It was chilly but the sun was still out. I sat on the grass, mesmerized by the water. Lake Titicaca was more majestic than everyone said it would be. As the sunlight danced along the water's edge, reflecting a sharp bright blue sky, I took a long deep breath. I made it.
An epic odyssey
I had been travelling for the last three months, a gift I gave myself for healing my body. I turned to the Overcoming MS plan after letting my symptoms get out of control.
Muscle spasms, difficulty walking, optic neuritis, drop foot, falling, severe chronic pain, pins and needles, migraines, stiffness… the list goes on and on and all before my 25th birthday. I turned to the OMS plan because I was at rock bottom.
I’d lost walking, I couldn’t feel my entire right side, I had indescribable daily pain and weighing well over 300 lbs, I knew I was running out of places to turn. The altitude is high at Lake Titicaca, reaching over 12,500 feet above sea level. I could feel a heaviness in my legs as I tried to push myself to catch up with the group. They were all far ahead of me and I was pretty sure I’d be the last one to get to Pachamama, one of the two sacred temples at the top of Amantani Island.
I was on day two of a five-day silent meditation retreat and after spending the entire morning focusing on breathing, we were told to head to the top of the island.
It had been less than two years since I lost walking and started the OMS plan. In that time, after dedicating my life to healing myself, I regained feeling on my right side and just a few months later rode 40 miles for Bike MS. After that, the miracles kept coming and I trained my body differently than ever before.
I treated myself with kindness, understanding, and patience. Suddenly, I could walk a straight line, I hadn’t used a cane in months, and most notably, I lost over 155 lbs (70.5 kg) as a result of healthy living. So what’s a girl to do when she gets an opportunity at a whole new life?
She quits her job to travel, because she never thought she could. Memories of the past two years flooded my head as I silently struggled to walk up the stone path. I started to sweat and my legs felt shaky.
“Come on, Carolyn, you can do this. It’s just walking!” I urged myself in my head. I could feel my right side getting weaker as the last person from my group disappeared from view.
I started limping and I could feel a muscle spasm twisting in between my shoulder blades making my heart pound. I was still about halfway from the top of the island and I was seriously doubting I would make it there at all.
“Come on, Carolyn!” I urged again, trying to force my legs to move faster. “You worked so hard to get here and you can’t even make it to the top. You’re not fit, you’re sick. Stop trying to be something you’re not.”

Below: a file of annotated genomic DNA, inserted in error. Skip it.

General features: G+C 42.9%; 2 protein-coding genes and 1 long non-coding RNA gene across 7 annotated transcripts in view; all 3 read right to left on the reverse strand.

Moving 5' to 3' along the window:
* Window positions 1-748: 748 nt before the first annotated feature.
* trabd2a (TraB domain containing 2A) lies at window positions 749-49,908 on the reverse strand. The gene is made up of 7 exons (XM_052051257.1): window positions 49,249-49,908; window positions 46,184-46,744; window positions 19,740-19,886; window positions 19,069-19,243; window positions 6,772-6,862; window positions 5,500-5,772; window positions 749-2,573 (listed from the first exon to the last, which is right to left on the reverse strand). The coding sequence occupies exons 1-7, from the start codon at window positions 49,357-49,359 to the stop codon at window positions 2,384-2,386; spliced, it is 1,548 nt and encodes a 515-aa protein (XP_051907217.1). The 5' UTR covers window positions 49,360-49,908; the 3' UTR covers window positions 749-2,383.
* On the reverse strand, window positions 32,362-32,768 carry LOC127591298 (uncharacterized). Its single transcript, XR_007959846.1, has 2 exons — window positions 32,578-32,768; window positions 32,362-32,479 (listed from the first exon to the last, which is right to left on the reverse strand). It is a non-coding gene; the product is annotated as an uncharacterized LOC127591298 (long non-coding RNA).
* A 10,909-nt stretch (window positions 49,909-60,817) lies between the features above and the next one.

The bullying felt like a punch to the gut. As I continued to beat myself up, the sun started beating down and I broke out in a dripping sweat. I
ripped off my sweatshirt feeling a rush of panicked thoughts chasing through my brain. I couldn’t make it to the top and that was what my life was always going to be like.
I can push as hard as possible, live as healthfully as possible, but I’ll always be the sick girl, I’ll always have MS and it will always be stronger than me. No matter how much commitment I make, this disease will always hold me back. I felt like a failure – weak, wasted potential.
'I couldn’t calm down so I stopped and leaned against a giant rock, I was giving up. Eventually everyone would come back this way and I figured I’d just wait until then. About 15 minutes later I noticed a man wearing a poncho and a hat walking towards me, his head down – Daniel, another from my group, was walking extremely slow, taking one step at a time.'
I couldn’t calm down so I stopped and leaned against a giant rock, I was giving up. Eventually everyone would come back this way and I figured I’d just wait until then.
About 15 minutes later I noticed a man wearing a poncho and a hat walking towards me, his head down – Daniel, another from my group, was walking extremely slow, taking one step at a time. I realized that I was right. I couldn’t get to the top of the island, not alone.
I started walking next to Daniel, keeping in line with his steps. We looked at each other and then looked down, walking together in silence, one tiny step at a time.
It was one of the longest and most difficult experiences I’d encountered, focusing solely on each painfully slow step, battling every thought of self doubt, until we finally reached Pachamama. I passed my group as they sat together in meditation, and looked out across the lake
. Exhaustion took over my mind, body, and spirit, I collapsed to my knees and sobbed, gut wrenching, heaving sobs. MS was not stronger than me.
Daniel was my light
I made it. Multiple Sclerosis is my journey up Amantani Island – difficult, exhausting, and full of self doubt, but Daniel was my light, my Overcoming MS, that gave me hope to reach healing – my Pachamama.
No matter how big or daunting your path up the island seems, we can do incredible things when we open ourselves to accepting help and simply take it one tiny step at a time.
You are stronger than your illness, you just have to believe in yourself and the amazing things you’re truly capable of achieving.